Where you live should not decide
Whether you live or whether you die
I grew up in NYC. My family immigrated to this country in the 1970s and I arrived on my mother’s arm when I was one. My parents restarted their lives with practically nothing and worked hard the moment they arrived. We never ate out, we never took trips. We just couldn’t afford it. When I was 7 years old, I was shocked to learn that my mother was planning a trip to the Philippines to visit our family. She missed them so she decided to go home for Christmas and take me with her.
When our plane tickets were booked, mom prepared and shopped for gifts to bring home to our family. Our suitcases were packed full of American goods to give away. The plane ride was long but uneventful…I think I got a pair of plastic wings from the flight attendant. Twenty four hours after we departed JFK, we emerged out of Manila International Airport to the tearful greetings of our family. I only knew these family members from letters, greetings cards, and occasional conversations on the telephone. Suddenly their words and voices transformed into flesh. It was strange to know them yet not know them.
We got in the van and my first observations of the country were the weather and the people. It was hot. And tropical. In December. “Isn’t December supposed to be cold and full of snow?” my seven year old mind wondered. I watched the people walking the streets. They wore t-shirts, shorts, and flip flops. And then I noticed that they all looked the same: short, brown-skinned, black-haired. They all looked just like me. Everywhere.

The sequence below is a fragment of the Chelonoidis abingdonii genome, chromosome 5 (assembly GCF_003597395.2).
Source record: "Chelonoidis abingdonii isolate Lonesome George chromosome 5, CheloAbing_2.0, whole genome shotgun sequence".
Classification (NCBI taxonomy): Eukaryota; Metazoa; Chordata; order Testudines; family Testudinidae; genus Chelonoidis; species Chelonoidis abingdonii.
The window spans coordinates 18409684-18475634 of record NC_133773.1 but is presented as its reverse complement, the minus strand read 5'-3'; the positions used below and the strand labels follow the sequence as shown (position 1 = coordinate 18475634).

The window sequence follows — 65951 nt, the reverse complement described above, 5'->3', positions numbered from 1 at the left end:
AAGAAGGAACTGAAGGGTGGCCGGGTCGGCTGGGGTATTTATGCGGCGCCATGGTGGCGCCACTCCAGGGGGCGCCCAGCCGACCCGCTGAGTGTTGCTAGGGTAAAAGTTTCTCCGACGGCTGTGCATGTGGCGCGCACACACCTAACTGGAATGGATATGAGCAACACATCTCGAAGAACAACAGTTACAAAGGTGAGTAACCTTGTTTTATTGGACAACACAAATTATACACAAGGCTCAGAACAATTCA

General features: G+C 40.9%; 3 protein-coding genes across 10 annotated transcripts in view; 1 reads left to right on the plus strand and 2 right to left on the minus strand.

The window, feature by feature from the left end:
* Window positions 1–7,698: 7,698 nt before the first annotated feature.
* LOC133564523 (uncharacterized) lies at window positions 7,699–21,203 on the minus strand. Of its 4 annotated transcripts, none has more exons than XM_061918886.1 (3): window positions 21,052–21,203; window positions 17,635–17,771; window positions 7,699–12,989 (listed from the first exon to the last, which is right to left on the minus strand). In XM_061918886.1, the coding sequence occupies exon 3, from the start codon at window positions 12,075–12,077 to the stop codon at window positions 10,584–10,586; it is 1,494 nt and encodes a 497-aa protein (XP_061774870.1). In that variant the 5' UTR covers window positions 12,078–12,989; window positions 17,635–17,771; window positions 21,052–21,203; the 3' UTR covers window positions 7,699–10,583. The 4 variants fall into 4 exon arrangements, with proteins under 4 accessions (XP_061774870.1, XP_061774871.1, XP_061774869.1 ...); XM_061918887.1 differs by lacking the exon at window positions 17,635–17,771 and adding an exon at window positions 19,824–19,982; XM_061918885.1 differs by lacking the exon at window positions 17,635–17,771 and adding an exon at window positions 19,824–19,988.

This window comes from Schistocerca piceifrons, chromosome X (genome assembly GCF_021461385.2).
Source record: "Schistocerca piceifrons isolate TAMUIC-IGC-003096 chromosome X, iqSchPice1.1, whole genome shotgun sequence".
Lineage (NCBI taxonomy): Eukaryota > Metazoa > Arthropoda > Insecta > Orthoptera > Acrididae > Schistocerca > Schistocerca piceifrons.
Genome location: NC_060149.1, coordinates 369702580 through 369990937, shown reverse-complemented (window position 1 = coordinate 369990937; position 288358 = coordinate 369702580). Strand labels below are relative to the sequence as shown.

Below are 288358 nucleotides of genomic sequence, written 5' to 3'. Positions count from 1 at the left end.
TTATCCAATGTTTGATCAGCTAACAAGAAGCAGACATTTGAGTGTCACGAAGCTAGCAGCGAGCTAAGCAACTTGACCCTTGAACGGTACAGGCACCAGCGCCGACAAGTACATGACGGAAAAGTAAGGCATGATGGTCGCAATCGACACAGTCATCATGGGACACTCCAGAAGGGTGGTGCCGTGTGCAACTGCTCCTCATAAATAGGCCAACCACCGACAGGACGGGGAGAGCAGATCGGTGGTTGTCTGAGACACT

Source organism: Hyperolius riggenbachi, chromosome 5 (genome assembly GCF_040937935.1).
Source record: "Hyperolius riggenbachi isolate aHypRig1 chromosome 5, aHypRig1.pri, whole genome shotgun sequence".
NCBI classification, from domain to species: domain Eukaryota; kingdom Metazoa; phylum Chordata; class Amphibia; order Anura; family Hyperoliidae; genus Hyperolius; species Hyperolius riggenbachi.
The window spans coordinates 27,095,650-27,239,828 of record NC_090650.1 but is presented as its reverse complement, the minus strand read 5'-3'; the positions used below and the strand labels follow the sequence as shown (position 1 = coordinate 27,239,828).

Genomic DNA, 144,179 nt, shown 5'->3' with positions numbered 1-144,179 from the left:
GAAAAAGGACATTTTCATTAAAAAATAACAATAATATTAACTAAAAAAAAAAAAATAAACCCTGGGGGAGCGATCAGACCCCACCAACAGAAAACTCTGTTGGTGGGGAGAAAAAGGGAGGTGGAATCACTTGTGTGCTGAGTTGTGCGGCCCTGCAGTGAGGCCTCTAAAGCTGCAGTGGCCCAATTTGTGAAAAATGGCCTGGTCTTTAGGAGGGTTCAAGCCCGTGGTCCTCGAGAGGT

“WHERE AM I?” I asked myself.
As we crawled through Manila traffic, we approached a group of young kids on the side of the road. The car slowed down and eventually stopped. The kids scattered and systematically approached every car with their arms outstretched and one hand up. I looked at them, confused and amazed. A young girl appeared and looked inside the car. It was as if I looked into a mirror. Our eyes locked. We were identical: the same age, the same hair, the same skin, the same almond shaped eyes. But then I noticed her tattered clothes, her disheveled hair, and her solemn eyes. She carried a baby on her hip. My uncle, driving, shooed her away. I turned to my mother and asked, “Why are there so many children begging on the street?” I couldn’t understand why they weren’t playing. “Because they are poor and probably hungry,” my mother explained.
The girl could have been my playmate but instead she asked for money. I realized then that even though we were the same, she lived in a world so different from mine. She didn’t play all the time, she probably didn’t have as many toys as I did, and she wasn’t always going to bed on a full stomach. How did other children in other places live? Like me? Like her? Or some other way?
My fascination with different cultures can be traced back to this defining experience at a young age. It started with traveling back to the country of my birth, a place that was simultaneously familiar and unfamiliar. Growing up bicultural trained me to vacillate easily between two cultures and taught me that life is far more nuanced than we often realize. Traveling all over the world showed me that despite our differences, people essentially seek the same things: peace, happiness, a livelihood to support themselves and their families, and the opportunity to improve their lives.
In the intervening years, I haven’t given much thought to the girl I locked eyes with so long ago. As I write, I wonder. Where is she now? Is she living in poverty or did she manage to lift herself out of it? Is she a wife, a mother? Is she even alive?
This post was inspired by the organizers of “Travel Talk on Twitter“. Join like-minded travelers every Tuesday at
0900 0930 & 2100 2130 hrs GMT as we answer 5 questions, 1 question every 10 minutes. The first #TTOT will kick off this January 25 with the topic “Your First Journey”.